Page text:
March 06, 2013

Justice O'Conner on Fresh Air: Meh

I listened to Terri Gross interviewing Justice Sandra Day O'Connor yesterday on Fresh Air. Justice O'Connor is making the rounds to support her book "Out of Order: Stories from the History of the Supreme Court"

While Justice O'Connor's place in history as the first woman supreme court justice is secure, I found the interview to be mostly unsatisfying. Not sure if it's age or personality or what - but Terri was pulling teeth trying to get anything out of Justice O' Connor. There were some interesting bits about restrooms (it always seems to come down to the bathroom for all sorts of social movements), but there were so many opportunities to expound and expand upon historical cases, current issues, the dynamics of a court that has been quite polarized that Justice O'Connor just refused to entertain, could not or would not recount.

Why? She seemed as if she were still in "don't let anything slip out" mode required during the vetting and approval process for the court. Maybe she's got a "circle the wagons" attitude regarding the court. Or perhaps there is a political bias here, with the reliably liberal Ms. Gross (although she is an amazing, unbiased interviewer) pushing Justice O'Connor into a taciturn corner. 

I was particularly cranky when Terri, broaching the period on the court when Justice O'Connor was arguably the swing vote, was reproached - Justice O'Connor's take on the phrase "swing vote" was that she "swung back and forth" and she most adamantly did not do that. Terri tried (mostly in vain) to explain the concept and draw her out before moving on. Are the justices (or specifically, this justice) so out of touch that such a fundamental concept of the intersection of politics and law on the Supreme Court is lost to her?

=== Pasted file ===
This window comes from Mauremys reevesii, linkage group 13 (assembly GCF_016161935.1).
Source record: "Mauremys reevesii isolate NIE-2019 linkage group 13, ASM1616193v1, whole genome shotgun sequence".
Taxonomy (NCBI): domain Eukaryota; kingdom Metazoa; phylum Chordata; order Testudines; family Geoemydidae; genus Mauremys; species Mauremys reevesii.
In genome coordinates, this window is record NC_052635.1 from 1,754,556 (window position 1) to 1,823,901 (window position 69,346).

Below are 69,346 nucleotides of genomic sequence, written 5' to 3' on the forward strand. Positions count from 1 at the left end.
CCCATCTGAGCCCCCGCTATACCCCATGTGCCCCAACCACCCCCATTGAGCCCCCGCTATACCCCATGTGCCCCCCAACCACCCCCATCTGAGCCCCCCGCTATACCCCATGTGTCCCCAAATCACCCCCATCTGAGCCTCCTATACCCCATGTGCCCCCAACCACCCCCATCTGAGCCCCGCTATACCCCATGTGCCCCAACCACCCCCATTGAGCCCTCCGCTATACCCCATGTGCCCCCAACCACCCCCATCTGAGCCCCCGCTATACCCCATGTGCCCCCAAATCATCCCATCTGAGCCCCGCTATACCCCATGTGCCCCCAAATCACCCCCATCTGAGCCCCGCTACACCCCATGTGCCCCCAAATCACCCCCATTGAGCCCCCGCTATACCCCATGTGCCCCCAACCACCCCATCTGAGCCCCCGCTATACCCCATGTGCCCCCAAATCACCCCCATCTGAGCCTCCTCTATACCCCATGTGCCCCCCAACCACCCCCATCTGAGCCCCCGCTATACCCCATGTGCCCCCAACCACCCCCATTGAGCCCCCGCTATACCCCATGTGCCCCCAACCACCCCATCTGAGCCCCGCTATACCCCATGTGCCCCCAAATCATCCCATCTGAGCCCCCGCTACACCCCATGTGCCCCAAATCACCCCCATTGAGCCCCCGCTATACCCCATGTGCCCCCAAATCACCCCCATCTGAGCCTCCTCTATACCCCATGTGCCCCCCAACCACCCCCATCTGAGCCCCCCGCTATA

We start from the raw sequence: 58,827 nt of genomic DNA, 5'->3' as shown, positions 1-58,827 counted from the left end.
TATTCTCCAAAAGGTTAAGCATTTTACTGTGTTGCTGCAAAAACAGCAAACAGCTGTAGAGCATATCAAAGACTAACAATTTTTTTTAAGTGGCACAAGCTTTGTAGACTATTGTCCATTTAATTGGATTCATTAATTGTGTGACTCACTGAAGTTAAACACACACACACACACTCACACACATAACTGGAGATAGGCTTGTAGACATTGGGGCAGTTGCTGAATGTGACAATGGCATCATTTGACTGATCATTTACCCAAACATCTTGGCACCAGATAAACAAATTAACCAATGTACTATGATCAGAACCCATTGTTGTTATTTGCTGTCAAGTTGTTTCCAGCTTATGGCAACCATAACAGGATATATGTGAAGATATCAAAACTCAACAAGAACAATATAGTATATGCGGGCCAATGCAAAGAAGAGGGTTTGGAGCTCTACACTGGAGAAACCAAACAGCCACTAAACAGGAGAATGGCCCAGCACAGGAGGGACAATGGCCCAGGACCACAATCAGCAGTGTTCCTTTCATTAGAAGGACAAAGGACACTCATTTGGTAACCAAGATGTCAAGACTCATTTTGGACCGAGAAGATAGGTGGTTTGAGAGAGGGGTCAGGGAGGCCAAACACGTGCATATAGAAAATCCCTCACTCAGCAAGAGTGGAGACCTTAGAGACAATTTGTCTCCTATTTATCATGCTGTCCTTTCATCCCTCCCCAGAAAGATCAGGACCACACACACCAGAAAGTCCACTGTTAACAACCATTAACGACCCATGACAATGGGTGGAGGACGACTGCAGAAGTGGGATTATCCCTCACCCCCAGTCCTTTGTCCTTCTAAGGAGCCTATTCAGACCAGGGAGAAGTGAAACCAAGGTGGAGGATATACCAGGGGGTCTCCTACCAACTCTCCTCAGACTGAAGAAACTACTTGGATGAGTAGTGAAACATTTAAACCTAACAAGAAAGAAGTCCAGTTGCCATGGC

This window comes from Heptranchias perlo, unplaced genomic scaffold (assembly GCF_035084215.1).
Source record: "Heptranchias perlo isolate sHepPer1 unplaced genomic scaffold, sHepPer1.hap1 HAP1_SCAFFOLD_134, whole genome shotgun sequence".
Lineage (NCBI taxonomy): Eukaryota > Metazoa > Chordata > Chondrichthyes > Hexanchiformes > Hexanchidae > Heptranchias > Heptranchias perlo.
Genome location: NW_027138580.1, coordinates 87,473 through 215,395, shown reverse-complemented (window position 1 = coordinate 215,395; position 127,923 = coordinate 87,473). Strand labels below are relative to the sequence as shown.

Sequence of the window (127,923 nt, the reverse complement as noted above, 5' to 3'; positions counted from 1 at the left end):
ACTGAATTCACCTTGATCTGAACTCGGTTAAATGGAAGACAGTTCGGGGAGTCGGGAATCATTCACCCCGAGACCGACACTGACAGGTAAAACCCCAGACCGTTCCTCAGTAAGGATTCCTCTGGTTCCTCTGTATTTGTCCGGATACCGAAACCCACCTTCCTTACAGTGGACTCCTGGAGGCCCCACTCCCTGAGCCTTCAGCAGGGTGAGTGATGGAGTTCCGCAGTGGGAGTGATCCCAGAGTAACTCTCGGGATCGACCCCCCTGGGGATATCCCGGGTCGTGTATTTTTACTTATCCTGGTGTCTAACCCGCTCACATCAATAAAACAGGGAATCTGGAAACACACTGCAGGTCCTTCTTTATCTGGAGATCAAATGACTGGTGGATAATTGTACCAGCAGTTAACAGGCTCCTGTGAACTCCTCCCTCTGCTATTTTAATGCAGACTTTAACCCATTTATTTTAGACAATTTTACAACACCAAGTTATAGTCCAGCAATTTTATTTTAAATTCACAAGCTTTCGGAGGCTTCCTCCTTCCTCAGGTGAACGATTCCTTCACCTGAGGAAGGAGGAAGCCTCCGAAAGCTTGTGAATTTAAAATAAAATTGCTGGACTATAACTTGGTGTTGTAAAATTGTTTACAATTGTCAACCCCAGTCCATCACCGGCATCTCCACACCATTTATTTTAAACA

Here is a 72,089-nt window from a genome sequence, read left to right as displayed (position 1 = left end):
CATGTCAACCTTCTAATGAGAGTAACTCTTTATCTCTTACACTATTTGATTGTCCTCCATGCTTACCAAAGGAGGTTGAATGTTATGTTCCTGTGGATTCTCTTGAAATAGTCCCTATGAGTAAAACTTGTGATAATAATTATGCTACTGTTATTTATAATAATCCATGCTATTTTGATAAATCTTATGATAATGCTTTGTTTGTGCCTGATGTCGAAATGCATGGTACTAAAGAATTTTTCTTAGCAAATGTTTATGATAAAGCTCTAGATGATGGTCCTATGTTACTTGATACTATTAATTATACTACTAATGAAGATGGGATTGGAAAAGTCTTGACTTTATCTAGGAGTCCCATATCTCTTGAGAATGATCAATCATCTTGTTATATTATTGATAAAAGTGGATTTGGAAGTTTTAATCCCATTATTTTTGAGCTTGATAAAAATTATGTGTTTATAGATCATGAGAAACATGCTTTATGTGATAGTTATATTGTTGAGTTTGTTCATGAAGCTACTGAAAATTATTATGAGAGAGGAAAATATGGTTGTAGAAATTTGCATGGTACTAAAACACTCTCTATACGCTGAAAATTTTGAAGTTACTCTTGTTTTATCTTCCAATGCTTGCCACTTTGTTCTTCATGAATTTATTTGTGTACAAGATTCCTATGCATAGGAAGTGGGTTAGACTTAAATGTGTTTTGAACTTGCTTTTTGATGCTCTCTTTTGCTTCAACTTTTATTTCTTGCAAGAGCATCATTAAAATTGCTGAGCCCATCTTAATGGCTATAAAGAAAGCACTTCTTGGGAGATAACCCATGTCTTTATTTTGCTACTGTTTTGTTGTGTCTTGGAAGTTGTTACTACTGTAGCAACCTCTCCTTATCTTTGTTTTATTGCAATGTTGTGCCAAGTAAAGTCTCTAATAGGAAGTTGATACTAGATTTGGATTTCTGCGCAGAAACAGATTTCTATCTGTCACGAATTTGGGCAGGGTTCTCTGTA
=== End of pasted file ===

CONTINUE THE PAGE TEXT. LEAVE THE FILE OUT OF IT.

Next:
Compare and contrast to Terri's 2010 interview with Justice Stephen Breyer - which I still recall, several years later, as engaging, informative, and forthright in terms of opinion and historical perspective.


1 comment:

Anonymous said...

I also found the interview frustrating for the same reasons. On one level I understand O'Connor's attitude -- if you want her views on the XXXX constitutional issue, you can read her judicial opinions, which provide a fuller explanation than anything she could say in an hour-long interview. At the same time it frustrated me that she wouldn't acknowledge that there is some value in discussing the law in ways that regular people understand.

I wasn't surprised about O'Connor's reaction to Terry's question about being the swing vote, mainly because I cringed a bit at the way the question was phrased. It would probably have raised less ire if Terry had characterized O'Connor as unpredictable or difficult to read or complicated rather than implying lawyers thought she was gettable or something like that. But obviously the main problem is O'Connor was determined to be uncooperative.

I thought the sign off pleasantries were telling -- O'Connor launched into a mini peroration about the value and importance of encouraging talented people to studying the law. I got the impression that this was a theme of her book that she wanted to talk about and that she was annoyed Terry hadn't brought it up.